The increasingly visible and vocal followers of QAnon promote a bewildering blend of unsubstantiated conspiracy theories, worrying everyone from Facebook to the FBI.
Once on the fringes of the internet and focused on US politics, the movement has seen sharp growth on mainstream social media platforms this year, prompting tech firms to tighten controls and ban QAnon followers.
The movement is centred on the unsubstantiated belief that the world is run by a cabal of Satan-worshipping paedophiles. It has extended that this year to allege, without proof, that the coronavirus is a conspiracy by that group to control people using vaccines and 5G.
Did the pandemic have something to do with it?
Researchers detected sharp spikes in QAnon content and related searches in March, when many countries had started imposing lockdowns and other social distancing measures.
The anxiety, frustration and economic pain caused by the pandemic — coupled with the
It’s probably not the biggest security issue that Microsoft is dealing with right now but the software giant probably isn’t happy about it either way: This week, a torrent appeared online that contained the apparent source code for Windows XP, the extremely outdated Microsoft operating system that still runs on millions of computers around the world.The leaker(s) also threw in a little Bill Gates conspiracy-mongering, as a treat.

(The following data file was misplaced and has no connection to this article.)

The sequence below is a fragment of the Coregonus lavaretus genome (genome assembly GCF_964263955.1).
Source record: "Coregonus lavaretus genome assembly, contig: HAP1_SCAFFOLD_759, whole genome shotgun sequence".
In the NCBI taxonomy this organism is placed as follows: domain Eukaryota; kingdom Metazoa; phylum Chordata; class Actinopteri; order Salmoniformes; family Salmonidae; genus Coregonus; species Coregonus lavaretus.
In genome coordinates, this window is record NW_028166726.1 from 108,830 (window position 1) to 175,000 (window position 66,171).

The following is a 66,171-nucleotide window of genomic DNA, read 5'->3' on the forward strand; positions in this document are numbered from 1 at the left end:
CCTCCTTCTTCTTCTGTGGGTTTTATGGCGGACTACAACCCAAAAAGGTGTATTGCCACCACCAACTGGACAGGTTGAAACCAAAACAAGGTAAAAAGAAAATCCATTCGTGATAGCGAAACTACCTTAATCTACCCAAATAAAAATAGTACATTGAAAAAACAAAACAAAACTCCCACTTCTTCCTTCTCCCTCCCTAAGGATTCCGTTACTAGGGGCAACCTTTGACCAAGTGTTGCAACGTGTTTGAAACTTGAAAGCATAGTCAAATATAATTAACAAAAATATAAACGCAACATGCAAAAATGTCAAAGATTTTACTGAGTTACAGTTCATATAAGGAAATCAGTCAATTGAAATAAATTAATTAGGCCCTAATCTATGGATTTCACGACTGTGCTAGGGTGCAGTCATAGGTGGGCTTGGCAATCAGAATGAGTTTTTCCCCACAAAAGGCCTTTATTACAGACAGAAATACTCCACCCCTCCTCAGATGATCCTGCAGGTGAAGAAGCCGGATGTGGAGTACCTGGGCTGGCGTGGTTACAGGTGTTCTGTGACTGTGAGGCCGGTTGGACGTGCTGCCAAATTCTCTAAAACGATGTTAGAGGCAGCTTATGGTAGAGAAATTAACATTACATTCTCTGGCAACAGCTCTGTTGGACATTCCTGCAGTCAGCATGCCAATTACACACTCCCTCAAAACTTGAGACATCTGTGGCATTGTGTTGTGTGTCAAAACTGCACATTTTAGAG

The torrent appeared on 4Chan earlier this week and has since broken out of the trash zone,falling into the hands of security pros and tinkerers alike. Gizmodo reviewed the files and while we haven’t done anything with them, numerous experts and other outlets have verified the files’ authenticity. It’s the first time we’ve seen a major public leak of XP’s source code, though many people online claim that the collection has been